Or to create a cheap proxy website/service that works for Netscape 4.0 –  Ivarpoiss May 11 '12 at 13:52
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@ONOZ: 3.1 has TCP/IP support. –  grawity May 11 '12 at 15:37
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surely two PCs is cheaper. –  leonigmig May 12 '12 at 15:45

I would assume your best bet is to go with a Microsoft product on this one. The last compatible Internet Explorer release seems to be 5.01.

OldApps has a realy nice list of latest released versions for the given platforms. However, contrary to that table, 5.01 is listed for Windows 3.1 as well.

Operating System        Latest Software Version
Windows 3.1             Internet Explorer 3.01 (Windows 3.1)
Windows 95              Internet Explorer 5.0
Windows 98              Internet Explorer 6.0 (Setup Only)
Windows 2000            Internet Explorer 6.0 (Setup Only)
Windows ME              Internet Explorer 6.0 (Setup Only)
Windows Server 2003 x64 Internet Explorer 7.0 (x64)
Windows Server 2003     Internet Explorer 7.0 (Final)
Windows XP x64          Internet Explorer 8.0 (XP x64)
Windows XP              Internet Explorer 8.0 (XP)
Windows Vista x64       Internet Explorer 9.0 (Vista)
Windows Vista           Internet Explorer 9.0 (Vista x64)
Windows 7 x64           Internet Explorer 9.0 (7 x64)
Windows 7               Internet Explorer 9.0 (7)
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This page shows IE 5.1 for windows 3.1....oldapps.com/internet_explorer.php –  Moab May 10 '12 at 21:46
    
@Moab: You're right. Weird. I added a note to the answer. –  Oliver Salzburg May 10 '12 at 21:49
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This information is incorrect, since there was an Internet Explorer 5.01 for Windows 3.1x. While I agree that Internet Explorer 5.01 would be a better choice than Netscape 4, Opera 3.62 will still have much better CSS and HTML support, if I remember correctly. –  Gurken Papst May 10 '12 at 21:52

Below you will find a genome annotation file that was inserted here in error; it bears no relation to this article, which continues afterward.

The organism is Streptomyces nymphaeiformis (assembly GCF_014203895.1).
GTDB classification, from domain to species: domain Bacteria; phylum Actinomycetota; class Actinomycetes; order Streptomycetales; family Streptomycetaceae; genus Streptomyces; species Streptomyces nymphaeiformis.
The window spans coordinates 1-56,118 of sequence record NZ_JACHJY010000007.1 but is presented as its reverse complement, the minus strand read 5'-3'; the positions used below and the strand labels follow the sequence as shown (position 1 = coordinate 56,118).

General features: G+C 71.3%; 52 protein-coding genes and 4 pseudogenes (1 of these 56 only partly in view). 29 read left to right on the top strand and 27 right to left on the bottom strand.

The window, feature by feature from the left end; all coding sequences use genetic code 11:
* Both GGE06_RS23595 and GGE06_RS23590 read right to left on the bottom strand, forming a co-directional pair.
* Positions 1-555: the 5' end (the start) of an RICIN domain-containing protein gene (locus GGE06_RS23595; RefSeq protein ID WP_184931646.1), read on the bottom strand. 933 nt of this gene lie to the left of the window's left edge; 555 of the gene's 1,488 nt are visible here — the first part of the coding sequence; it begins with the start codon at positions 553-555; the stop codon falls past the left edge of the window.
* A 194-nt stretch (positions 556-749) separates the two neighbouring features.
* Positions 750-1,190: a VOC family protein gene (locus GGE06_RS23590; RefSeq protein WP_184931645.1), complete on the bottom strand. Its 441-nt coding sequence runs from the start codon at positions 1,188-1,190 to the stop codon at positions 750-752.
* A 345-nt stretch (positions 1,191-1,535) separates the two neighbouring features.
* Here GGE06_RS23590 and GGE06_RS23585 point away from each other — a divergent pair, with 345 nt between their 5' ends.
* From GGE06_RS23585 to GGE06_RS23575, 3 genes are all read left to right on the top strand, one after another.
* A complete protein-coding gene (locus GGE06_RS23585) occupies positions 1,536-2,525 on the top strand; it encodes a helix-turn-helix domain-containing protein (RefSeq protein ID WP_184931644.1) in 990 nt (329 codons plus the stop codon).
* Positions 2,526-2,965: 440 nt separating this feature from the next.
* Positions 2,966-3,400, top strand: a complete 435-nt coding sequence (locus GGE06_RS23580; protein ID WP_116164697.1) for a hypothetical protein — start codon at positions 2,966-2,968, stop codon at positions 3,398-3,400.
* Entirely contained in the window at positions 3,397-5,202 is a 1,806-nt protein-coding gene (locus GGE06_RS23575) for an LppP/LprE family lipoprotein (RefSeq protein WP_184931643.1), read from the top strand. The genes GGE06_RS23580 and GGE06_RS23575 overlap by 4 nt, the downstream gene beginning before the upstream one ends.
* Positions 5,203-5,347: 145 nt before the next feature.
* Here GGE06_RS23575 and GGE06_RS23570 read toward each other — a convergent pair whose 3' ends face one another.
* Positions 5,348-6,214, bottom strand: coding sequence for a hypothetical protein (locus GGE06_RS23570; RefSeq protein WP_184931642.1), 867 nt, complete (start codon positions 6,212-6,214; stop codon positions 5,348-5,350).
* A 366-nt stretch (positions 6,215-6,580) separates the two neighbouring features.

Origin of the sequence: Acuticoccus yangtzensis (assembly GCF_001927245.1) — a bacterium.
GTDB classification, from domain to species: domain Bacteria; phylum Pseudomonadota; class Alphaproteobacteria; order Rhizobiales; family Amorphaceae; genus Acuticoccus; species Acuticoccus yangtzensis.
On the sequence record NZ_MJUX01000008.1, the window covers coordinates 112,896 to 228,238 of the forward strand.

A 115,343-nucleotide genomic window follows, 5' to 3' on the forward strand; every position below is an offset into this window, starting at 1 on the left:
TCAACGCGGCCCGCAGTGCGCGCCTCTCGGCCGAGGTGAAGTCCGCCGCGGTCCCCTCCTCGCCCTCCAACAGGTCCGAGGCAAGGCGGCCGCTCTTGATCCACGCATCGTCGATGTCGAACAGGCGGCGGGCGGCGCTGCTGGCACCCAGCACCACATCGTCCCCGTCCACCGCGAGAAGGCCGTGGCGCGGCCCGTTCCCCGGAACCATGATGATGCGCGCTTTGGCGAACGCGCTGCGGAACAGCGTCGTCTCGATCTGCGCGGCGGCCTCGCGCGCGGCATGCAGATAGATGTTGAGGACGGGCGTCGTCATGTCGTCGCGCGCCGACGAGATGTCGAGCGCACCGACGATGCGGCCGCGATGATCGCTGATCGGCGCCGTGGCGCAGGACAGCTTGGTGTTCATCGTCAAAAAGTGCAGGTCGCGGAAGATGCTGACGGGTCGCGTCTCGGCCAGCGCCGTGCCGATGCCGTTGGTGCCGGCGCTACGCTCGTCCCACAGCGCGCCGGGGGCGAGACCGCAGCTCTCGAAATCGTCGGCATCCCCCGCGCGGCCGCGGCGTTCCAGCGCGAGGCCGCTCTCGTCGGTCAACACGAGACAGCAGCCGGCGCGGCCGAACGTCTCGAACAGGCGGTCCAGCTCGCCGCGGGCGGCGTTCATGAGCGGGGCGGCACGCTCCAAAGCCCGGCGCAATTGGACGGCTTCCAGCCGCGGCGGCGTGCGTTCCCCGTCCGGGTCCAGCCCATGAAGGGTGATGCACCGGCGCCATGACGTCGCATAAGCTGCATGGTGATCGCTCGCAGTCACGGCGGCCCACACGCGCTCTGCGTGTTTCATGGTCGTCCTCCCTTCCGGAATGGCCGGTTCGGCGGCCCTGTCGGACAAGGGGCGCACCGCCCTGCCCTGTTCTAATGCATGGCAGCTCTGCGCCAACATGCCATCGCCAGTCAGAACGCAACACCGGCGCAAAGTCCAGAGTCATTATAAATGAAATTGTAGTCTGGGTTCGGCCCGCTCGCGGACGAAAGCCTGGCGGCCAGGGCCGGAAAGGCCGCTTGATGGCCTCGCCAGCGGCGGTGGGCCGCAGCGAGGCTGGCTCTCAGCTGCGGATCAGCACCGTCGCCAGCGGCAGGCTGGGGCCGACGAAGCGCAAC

@GurkenPapst: My thought was that it might be best to use a Microsoft product considering what task the computer is primarily used for. I still find the whole thing rather questionable. –  Oliver Salzburg May 10 '12 at 22:16

Opera 3.62 might be the best match to a modern browser, that still runs on such an old system like Windows 3.1 (which even has no native support for TCP/IP). HTML and CSS support are quite nice for the age of this browser, but don't expect too much. Also note, that Opera 3.62 has no support for dynamic changes in websites through manipulation of the DOM, which makes modern JavaScript driven web applications unusable.

I would suggest to use another computer for the time clock software. Apart from your problem such an old system should only be run isolated from networks, because there are known unpatched vulnerabilities. On the other hand, one might argue, that there is virtually no network spreading malware runnning on such old platforms. Anyway I would not risk using such a special machine to do anything else apart from controlling the saw. What would you do if it breaks due to using it for tasks you could do on any other computer?

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This seems like the best solution. Just place two computers in the same area. Solves the problem of allowing a Windows 3.1 access to the internet, and solve the use of an unsafe browser ( anything that runs on 3.1 would be unsafe ). –  Ramhound May 11 '12 at 11:36
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+1 for actually answering the question asked –  kizzx2 May 11 '12 at 12:14
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Thanks for an actual answer. Once things slow down a bit, I'll give this a shot! If all looks well, I'll set this to the answer. –  hydroparadise May 11 '12 at 13:08
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I was wondering if the timeclock needed to be on the same computer for journaling or billing reasons (for operating the saw), or if it was just there as a convenience. If it not required for the equipment, move the feature to a different piece of hardware. –  horatio May 11 '12 at 14:17
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0: The only correct answer to this question, in this context, is DON'T. This answer might have been ok in another context, of course. –  Lohoris May 13 '12 at 12:49

There are none, at least with support for recent technologies (except for very basic CSS, JavaScript etc...).

Maybe you will have better luck with IE 5, but even then you are pretty cramped.

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Short answer... no.

developers stopped developing software for Windows 3.1 a long, long time ago.